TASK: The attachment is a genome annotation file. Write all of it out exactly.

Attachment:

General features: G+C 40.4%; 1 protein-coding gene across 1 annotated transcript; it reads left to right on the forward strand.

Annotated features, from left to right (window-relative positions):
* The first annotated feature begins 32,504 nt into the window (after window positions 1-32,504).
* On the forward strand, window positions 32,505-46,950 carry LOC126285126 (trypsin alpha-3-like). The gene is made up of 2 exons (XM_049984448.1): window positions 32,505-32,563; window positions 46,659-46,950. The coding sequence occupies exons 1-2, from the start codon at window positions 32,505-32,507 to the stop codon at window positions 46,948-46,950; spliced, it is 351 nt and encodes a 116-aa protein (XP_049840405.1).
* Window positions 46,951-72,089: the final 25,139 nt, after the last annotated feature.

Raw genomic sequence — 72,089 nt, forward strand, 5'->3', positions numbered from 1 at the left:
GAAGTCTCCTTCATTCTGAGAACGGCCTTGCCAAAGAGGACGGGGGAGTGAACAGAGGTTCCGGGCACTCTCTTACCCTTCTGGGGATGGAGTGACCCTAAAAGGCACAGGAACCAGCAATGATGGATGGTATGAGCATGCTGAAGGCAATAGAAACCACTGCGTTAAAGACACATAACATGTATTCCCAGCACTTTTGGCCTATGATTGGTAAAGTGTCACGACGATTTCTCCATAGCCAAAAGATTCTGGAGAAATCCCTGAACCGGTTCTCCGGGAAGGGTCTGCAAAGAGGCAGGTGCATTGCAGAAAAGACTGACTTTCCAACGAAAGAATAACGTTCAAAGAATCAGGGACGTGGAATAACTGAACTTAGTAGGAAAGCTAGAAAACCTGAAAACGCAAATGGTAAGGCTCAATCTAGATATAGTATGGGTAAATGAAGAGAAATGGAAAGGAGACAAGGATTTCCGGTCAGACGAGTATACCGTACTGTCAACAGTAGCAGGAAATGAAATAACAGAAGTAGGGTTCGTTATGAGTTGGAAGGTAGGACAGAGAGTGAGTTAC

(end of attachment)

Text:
General features: G+C 40.4%; 1 protein-coding gene across 1 annotated transcript; it reads left to right on the forward strand.

Annotated features, from left to right (window-relative positions):
* The first annotated feature begins 32,504 nt into the window (after window positions 1-32,504).
* On the forward strand, window positions 32,505-46,950 carry LOC126285126 (trypsin alpha-3-like). The gene is made up of 2 exons (XM_049984448.1): window positions 32,505-32,563; window positions 46,659-46,950. The coding sequence occupies exons 1-2, from the start codon at window positions 32,505-32,507 to the stop codon at window positions 46,948-46,950; spliced, it is 351 nt and encodes a 116-aa protein (XP_049840405.1).
* Window positions 46,951-72,089: the final 25,139 nt, after the last annotated feature.

Raw genomic sequence — 72,089 nt, forward strand, 5'->3', positions numbered from 1 at the left:
GAAGTCTCCTTCATTCTGAGAACGGCCTTGCCAAAGAGGACGGGGGAGTGAACAGAGGTTCCGGGCACTCTCTTACCCTTCTGGGGATGGAGTGACCCTAAAAGGCACAGGAACCAGCAATGATGGATGGTATGAGCATGCTGAAGGCAATAGAAACCACTGCGTTAAAGACACATAACATGTATTCCCAGCACTTTTGGCCTATGATTGGTAAAGTGTCACGACGATTTCTCCATAGCCAAAAGATTCTGGAGAAATCCCTGAACCGGTTCTCCGGGAAGGGTCTGCAAAGAGGCAGGTGCATTGCAGAAAAGACTGACTTTCCAACGAAAGAATAACGTTCAAAGAATCAGGGACGTGGAATAACTGAACTTAGTAGGAAAGCTAGAAAACCTGAAAACGCAAATGGTAAGGCTCAATCTAGATATAGTATGGGTAAATGAAGAGAAATGGAAAGGAGACAAGGATTTCCGGTCAGACGAGTATACCGTACTGTCAACAGTAGCAGGAAATGAAATAACAGAAGTAGGGTTCGTTATGAGTTGGAAGGTAGGACAGAGAGTGAGTTAC